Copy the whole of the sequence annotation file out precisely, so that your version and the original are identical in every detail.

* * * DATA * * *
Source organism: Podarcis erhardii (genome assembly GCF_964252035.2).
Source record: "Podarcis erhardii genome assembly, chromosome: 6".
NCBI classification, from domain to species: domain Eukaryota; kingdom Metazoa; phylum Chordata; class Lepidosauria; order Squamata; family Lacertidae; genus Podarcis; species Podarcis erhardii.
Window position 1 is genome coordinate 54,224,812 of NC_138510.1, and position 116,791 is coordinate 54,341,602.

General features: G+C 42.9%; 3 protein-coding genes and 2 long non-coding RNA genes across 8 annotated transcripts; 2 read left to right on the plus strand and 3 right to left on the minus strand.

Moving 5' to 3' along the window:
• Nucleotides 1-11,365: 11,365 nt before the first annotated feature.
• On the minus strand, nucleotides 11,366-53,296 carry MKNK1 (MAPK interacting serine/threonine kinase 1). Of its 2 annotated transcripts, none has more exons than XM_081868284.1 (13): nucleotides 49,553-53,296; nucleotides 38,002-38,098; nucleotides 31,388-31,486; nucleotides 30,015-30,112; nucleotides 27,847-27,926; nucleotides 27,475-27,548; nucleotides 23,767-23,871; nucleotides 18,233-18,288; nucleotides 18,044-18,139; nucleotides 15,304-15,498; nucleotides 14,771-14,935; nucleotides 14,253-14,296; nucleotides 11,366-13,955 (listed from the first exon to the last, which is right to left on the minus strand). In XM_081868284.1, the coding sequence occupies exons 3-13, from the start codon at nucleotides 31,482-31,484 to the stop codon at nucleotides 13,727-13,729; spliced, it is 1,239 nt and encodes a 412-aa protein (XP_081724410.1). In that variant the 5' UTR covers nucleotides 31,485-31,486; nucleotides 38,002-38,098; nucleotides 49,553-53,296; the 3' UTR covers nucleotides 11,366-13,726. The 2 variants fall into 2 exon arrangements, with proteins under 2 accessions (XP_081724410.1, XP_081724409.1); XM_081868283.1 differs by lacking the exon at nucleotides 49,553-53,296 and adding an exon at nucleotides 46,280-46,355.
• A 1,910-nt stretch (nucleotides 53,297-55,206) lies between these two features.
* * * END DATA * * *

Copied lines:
Source organism: Podarcis erhardii (genome assembly GCF_964252035.2).
Source record: "Podarcis erhardii genome assembly, chromosome: 6".
NCBI classification, from domain to species: domain Eukaryota; kingdom Metazoa; phylum Chordata; class Lepidosauria; order Squamata; family Lacertidae; genus Podarcis; species Podarcis erhardii.
Window position 1 is genome coordinate 54,224,812 of NC_138510.1, and position 116,791 is coordinate 54,341,602.

General features: G+C 42.9%; 3 protein-coding genes and 2 long non-coding RNA genes across 8 annotated transcripts; 2 read left to right on the plus strand and 3 right to left on the minus strand.

Moving 5' to 3' along the window:
• Nucleotides 1-11,365: 11,365 nt before the first annotated feature.
• On the minus strand, nucleotides 11,366-53,296 carry MKNK1 (MAPK interacting serine/threonine kinase 1). Of its 2 annotated transcripts, none has more exons than XM_081868284.1 (13): nucleotides 49,553-53,296; nucleotides 38,002-38,098; nucleotides 31,388-31,486; nucleotides 30,015-30,112; nucleotides 27,847-27,926; nucleotides 27,475-27,548; nucleotides 23,767-23,871; nucleotides 18,233-18,288; nucleotides 18,044-18,139; nucleotides 15,304-15,498; nucleotides 14,771-14,935; nucleotides 14,253-14,296; nucleotides 11,366-13,955 (listed from the first exon to the last, which is right to left on the minus strand). In XM_081868284.1, the coding sequence occupies exons 3-13, from the start codon at nucleotides 31,482-31,484 to the stop codon at nucleotides 13,727-13,729; spliced, it is 1,239 nt and encodes a 412-aa protein (XP_081724410.1). In that variant the 5' UTR covers nucleotides 31,485-31,486; nucleotides 38,002-38,098; nucleotides 49,553-53,296; the 3' UTR covers nucleotides 11,366-13,726. The 2 variants fall into 2 exon arrangements, with proteins under 2 accessions (XP_081724410.1, XP_081724409.1); XM_081868283.1 differs by lacking the exon at nucleotides 49,553-53,296 and adding an exon at nucleotides 46,280-46,355.
• A 1,910-nt stretch (nucleotides 53,297-55,206) lies between these two features.